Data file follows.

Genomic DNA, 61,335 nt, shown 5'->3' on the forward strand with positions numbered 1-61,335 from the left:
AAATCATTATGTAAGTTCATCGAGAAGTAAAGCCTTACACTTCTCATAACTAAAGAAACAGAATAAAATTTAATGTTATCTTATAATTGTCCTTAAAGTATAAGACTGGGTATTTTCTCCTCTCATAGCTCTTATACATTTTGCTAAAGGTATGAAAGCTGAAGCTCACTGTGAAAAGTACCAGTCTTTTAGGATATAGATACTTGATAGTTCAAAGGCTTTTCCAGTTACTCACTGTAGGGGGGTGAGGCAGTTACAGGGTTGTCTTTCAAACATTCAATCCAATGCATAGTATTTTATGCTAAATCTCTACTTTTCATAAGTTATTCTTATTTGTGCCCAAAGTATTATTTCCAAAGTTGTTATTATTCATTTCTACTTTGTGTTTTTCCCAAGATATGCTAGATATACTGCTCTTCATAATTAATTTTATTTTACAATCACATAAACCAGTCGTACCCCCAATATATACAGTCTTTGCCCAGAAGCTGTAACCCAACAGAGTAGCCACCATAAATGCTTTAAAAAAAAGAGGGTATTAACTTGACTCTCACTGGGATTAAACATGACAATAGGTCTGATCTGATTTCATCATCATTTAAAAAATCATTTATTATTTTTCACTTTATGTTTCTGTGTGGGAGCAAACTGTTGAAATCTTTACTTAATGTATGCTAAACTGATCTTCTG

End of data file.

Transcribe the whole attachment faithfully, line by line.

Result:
Genomic DNA, 61,335 nt, shown 5'->3' on the forward strand with positions numbered 1-61,335 from the left:
AAATCATTATGTAAGTTCATCGAGAAGTAAAGCCTTACACTTCTCATAACTAAAGAAACAGAATAAAATTTAATGTTATCTTATAATTGTCCTTAAAGTATAAGACTGGGTATTTTCTCCTCTCATAGCTCTTATACATTTTGCTAAAGGTATGAAAGCTGAAGCTCACTGTGAAAAGTACCAGTCTTTTAGGATATAGATACTTGATAGTTCAAAGGCTTTTCCAGTTACTCACTGTAGGGGGGTGAGGCAGTTACAGGGTTGTCTTTCAAACATTCAATCCAATGCATAGTATTTTATGCTAAATCTCTACTTTTCATAAGTTATTCTTATTTGTGCCCAAAGTATTATTTCCAAAGTTGTTATTATTCATTTCTACTTTGTGTTTTTCCCAAGATATGCTAGATATACTGCTCTTCATAATTAATTTTATTTTACAATCACATAAACCAGTCGTACCCCCAATATATACAGTCTTTGCCCAGAAGCTGTAACCCAACAGAGTAGCCACCATAAATGCTTTAAAAAAAAGAGGGTATTAACTTGACTCTCACTGGGATTAAACATGACAATAGGTCTGATCTGATTTCATCATCATTTAAAAAATCATTTATTATTTTTCACTTTATGTTTCTGTGTGGGAGCAAACTGTTGAAATCTTTACTTAATGTATGCTAAACTGATCTTCTG